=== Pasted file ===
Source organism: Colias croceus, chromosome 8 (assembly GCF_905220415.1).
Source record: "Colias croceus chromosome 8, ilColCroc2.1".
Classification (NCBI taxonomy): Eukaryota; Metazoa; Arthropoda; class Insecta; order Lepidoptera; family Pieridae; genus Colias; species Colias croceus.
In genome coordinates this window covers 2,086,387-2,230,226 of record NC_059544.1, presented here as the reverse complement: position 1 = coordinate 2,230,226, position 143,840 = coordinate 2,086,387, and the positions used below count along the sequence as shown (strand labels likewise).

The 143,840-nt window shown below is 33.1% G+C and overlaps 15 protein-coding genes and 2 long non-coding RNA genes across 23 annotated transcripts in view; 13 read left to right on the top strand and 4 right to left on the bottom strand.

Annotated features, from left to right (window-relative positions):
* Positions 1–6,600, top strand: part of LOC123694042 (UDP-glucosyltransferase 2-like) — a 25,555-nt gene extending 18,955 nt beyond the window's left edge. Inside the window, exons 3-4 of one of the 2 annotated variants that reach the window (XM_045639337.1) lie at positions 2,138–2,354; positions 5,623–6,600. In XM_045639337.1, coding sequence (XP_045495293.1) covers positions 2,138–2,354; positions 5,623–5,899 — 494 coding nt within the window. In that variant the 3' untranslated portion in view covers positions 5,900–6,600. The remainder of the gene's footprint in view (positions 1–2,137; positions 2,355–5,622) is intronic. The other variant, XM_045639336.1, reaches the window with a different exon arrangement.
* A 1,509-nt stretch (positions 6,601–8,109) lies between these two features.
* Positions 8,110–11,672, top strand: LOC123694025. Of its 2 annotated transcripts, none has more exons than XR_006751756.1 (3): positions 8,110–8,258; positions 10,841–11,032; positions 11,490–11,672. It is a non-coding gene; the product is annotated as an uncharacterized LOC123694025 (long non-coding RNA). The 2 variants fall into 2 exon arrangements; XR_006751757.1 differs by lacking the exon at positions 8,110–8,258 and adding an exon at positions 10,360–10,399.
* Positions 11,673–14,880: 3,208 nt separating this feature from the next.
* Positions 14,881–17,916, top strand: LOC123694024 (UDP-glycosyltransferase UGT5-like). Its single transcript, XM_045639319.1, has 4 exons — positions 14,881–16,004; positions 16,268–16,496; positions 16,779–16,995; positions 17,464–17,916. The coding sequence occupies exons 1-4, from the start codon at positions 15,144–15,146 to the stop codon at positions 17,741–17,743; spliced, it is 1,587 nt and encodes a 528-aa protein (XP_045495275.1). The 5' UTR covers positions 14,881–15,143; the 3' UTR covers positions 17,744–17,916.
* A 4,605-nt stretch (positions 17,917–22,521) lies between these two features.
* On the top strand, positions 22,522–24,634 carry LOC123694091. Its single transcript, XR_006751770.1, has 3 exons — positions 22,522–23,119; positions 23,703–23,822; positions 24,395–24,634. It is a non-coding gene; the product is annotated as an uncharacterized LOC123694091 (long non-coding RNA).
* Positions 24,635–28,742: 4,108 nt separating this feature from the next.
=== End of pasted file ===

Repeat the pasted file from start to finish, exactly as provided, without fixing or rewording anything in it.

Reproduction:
Source organism: Colias croceus, chromosome 8 (assembly GCF_905220415.1).
Source record: "Colias croceus chromosome 8, ilColCroc2.1".
Classification (NCBI taxonomy): Eukaryota; Metazoa; Arthropoda; class Insecta; order Lepidoptera; family Pieridae; genus Colias; species Colias croceus.
In genome coordinates this window covers 2,086,387-2,230,226 of record NC_059544.1, presented here as the reverse complement: position 1 = coordinate 2,230,226, position 143,840 = coordinate 2,086,387, and the positions used below count along the sequence as shown (strand labels likewise).

The 143,840-nt window shown below is 33.1% G+C and overlaps 15 protein-coding genes and 2 long non-coding RNA genes across 23 annotated transcripts in view; 13 read left to right on the top strand and 4 right to left on the bottom strand.

Annotated features, from left to right (window-relative positions):
* Positions 1–6,600, top strand: part of LOC123694042 (UDP-glucosyltransferase 2-like) — a 25,555-nt gene extending 18,955 nt beyond the window's left edge. Inside the window, exons 3-4 of one of the 2 annotated variants that reach the window (XM_045639337.1) lie at positions 2,138–2,354; positions 5,623–6,600. In XM_045639337.1, coding sequence (XP_045495293.1) covers positions 2,138–2,354; positions 5,623–5,899 — 494 coding nt within the window. In that variant the 3' untranslated portion in view covers positions 5,900–6,600. The remainder of the gene's footprint in view (positions 1–2,137; positions 2,355–5,622) is intronic. The other variant, XM_045639336.1, reaches the window with a different exon arrangement.
* A 1,509-nt stretch (positions 6,601–8,109) lies between these two features.
* Positions 8,110–11,672, top strand: LOC123694025. Of its 2 annotated transcripts, none has more exons than XR_006751756.1 (3): positions 8,110–8,258; positions 10,841–11,032; positions 11,490–11,672. It is a non-coding gene; the product is annotated as an uncharacterized LOC123694025 (long non-coding RNA). The 2 variants fall into 2 exon arrangements; XR_006751757.1 differs by lacking the exon at positions 8,110–8,258 and adding an exon at positions 10,360–10,399.
* Positions 11,673–14,880: 3,208 nt separating this feature from the next.
* Positions 14,881–17,916, top strand: LOC123694024 (UDP-glycosyltransferase UGT5-like). Its single transcript, XM_045639319.1, has 4 exons — positions 14,881–16,004; positions 16,268–16,496; positions 16,779–16,995; positions 17,464–17,916. The coding sequence occupies exons 1-4, from the start codon at positions 15,144–15,146 to the stop codon at positions 17,741–17,743; spliced, it is 1,587 nt and encodes a 528-aa protein (XP_045495275.1). The 5' UTR covers positions 14,881–15,143; the 3' UTR covers positions 17,744–17,916.
* A 4,605-nt stretch (positions 17,917–22,521) lies between these two features.
* On the top strand, positions 22,522–24,634 carry LOC123694091. Its single transcript, XR_006751770.1, has 3 exons — positions 22,522–23,119; positions 23,703–23,822; positions 24,395–24,634. It is a non-coding gene; the product is annotated as an uncharacterized LOC123694091 (long non-coding RNA).
* Positions 24,635–28,742: 4,108 nt separating this feature from the next.